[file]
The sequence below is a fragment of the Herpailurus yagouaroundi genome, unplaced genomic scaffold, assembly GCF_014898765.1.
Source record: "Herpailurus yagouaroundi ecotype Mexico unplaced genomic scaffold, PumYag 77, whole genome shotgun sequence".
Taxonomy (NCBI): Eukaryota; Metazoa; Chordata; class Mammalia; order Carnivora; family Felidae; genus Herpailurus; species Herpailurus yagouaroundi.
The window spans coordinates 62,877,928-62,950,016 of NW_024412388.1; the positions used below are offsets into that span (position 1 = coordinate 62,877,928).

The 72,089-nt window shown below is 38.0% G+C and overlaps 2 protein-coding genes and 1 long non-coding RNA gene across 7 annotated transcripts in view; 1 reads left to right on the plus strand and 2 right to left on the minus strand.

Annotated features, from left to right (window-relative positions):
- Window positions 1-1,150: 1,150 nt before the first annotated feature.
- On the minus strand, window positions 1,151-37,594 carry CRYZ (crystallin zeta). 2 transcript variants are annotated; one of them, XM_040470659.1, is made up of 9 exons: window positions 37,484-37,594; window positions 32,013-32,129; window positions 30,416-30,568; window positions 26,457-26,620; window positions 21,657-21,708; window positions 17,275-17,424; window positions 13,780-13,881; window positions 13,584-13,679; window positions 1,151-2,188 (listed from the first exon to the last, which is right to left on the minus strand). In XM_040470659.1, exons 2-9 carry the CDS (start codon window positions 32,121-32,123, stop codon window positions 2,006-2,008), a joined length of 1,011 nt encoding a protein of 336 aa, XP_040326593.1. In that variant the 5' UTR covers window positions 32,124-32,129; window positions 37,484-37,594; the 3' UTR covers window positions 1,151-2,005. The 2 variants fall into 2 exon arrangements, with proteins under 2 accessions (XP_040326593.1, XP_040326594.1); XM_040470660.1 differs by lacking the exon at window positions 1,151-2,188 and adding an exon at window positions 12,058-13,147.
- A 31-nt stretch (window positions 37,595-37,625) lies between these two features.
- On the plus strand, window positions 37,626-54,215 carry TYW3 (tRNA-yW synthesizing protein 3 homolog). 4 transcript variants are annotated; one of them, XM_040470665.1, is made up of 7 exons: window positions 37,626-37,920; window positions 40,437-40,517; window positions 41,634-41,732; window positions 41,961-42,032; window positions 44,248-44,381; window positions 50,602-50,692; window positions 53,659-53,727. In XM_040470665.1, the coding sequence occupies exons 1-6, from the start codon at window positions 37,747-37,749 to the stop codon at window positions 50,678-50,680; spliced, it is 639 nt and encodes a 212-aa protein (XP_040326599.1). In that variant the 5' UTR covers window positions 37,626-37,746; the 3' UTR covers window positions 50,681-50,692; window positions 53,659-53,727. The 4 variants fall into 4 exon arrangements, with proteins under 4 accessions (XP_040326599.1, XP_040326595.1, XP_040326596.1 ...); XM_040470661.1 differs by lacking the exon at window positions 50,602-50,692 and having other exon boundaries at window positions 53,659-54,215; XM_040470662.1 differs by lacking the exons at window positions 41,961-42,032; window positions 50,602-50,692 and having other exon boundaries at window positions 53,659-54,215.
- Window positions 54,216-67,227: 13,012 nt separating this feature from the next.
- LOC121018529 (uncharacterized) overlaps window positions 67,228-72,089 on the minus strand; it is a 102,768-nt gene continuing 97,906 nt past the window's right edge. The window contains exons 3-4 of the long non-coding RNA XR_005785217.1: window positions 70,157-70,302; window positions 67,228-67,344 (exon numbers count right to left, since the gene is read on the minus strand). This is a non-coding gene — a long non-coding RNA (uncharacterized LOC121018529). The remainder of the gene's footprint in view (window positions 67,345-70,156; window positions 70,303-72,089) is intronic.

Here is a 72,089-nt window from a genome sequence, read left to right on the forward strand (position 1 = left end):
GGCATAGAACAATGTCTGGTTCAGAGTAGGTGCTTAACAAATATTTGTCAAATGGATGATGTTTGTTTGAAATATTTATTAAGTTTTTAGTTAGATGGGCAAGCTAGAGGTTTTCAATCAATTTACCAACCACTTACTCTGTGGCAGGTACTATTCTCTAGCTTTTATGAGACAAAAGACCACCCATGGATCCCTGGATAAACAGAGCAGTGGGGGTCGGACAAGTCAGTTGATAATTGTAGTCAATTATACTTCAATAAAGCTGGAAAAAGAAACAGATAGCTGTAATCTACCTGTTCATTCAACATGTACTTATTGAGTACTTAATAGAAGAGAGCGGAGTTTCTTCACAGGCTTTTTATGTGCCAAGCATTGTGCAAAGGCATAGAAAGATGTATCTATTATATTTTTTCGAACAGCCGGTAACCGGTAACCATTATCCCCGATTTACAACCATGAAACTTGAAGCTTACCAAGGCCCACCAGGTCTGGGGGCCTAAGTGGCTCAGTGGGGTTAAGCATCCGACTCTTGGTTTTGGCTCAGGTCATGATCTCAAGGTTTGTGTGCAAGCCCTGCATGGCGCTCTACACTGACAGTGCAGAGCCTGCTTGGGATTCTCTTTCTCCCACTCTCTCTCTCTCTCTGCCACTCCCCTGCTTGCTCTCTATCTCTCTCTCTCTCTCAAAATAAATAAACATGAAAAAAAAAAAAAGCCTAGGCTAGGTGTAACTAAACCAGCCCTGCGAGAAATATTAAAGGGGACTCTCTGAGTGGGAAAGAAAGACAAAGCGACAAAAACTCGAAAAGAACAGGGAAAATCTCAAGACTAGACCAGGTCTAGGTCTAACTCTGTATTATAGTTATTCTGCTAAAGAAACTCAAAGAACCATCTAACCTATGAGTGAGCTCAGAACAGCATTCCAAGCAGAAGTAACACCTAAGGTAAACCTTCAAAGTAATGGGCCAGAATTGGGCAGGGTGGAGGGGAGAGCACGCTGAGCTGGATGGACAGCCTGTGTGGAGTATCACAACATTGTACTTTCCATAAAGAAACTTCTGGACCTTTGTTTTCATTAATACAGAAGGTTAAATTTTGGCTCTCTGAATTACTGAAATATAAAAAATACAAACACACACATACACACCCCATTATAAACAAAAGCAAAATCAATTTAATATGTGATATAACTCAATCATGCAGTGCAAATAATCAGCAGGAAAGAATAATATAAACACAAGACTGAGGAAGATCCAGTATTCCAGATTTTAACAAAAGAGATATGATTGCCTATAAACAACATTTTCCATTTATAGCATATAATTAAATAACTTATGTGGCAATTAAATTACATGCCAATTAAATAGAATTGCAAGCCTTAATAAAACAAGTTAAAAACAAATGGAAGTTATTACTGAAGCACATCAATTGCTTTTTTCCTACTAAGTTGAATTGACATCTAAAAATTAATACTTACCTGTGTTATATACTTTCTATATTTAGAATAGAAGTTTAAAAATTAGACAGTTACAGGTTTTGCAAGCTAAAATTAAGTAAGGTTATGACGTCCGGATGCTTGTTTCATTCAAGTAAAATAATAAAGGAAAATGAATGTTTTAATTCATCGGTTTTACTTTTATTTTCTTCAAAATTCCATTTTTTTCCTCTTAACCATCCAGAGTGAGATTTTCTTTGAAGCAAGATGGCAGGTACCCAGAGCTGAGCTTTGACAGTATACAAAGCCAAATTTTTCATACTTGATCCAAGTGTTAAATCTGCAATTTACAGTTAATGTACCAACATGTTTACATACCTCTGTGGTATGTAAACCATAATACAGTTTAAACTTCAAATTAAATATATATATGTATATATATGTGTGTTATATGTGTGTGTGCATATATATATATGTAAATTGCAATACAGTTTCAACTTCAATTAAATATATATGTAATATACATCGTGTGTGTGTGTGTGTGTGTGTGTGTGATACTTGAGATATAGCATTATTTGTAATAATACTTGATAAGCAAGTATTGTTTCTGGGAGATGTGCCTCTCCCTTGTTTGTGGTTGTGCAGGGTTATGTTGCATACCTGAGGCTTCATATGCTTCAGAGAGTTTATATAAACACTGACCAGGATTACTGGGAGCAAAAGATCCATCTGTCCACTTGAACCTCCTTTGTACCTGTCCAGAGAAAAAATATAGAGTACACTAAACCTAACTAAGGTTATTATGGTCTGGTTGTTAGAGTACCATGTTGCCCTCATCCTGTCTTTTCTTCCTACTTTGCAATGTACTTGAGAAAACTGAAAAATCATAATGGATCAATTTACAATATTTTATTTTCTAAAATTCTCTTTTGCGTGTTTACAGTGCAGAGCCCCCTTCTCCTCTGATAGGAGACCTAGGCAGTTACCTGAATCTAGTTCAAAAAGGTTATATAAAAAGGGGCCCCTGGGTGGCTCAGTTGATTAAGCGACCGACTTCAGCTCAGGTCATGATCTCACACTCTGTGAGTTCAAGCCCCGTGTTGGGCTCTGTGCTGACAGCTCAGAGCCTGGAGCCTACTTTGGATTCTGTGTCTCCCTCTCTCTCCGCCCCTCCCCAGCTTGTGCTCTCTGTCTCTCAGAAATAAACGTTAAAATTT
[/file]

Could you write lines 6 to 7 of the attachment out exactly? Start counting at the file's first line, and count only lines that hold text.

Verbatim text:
Annotated features, from left to right (window-relative positions):
- Window positions 1-1,150: 1,150 nt before the first annotated feature.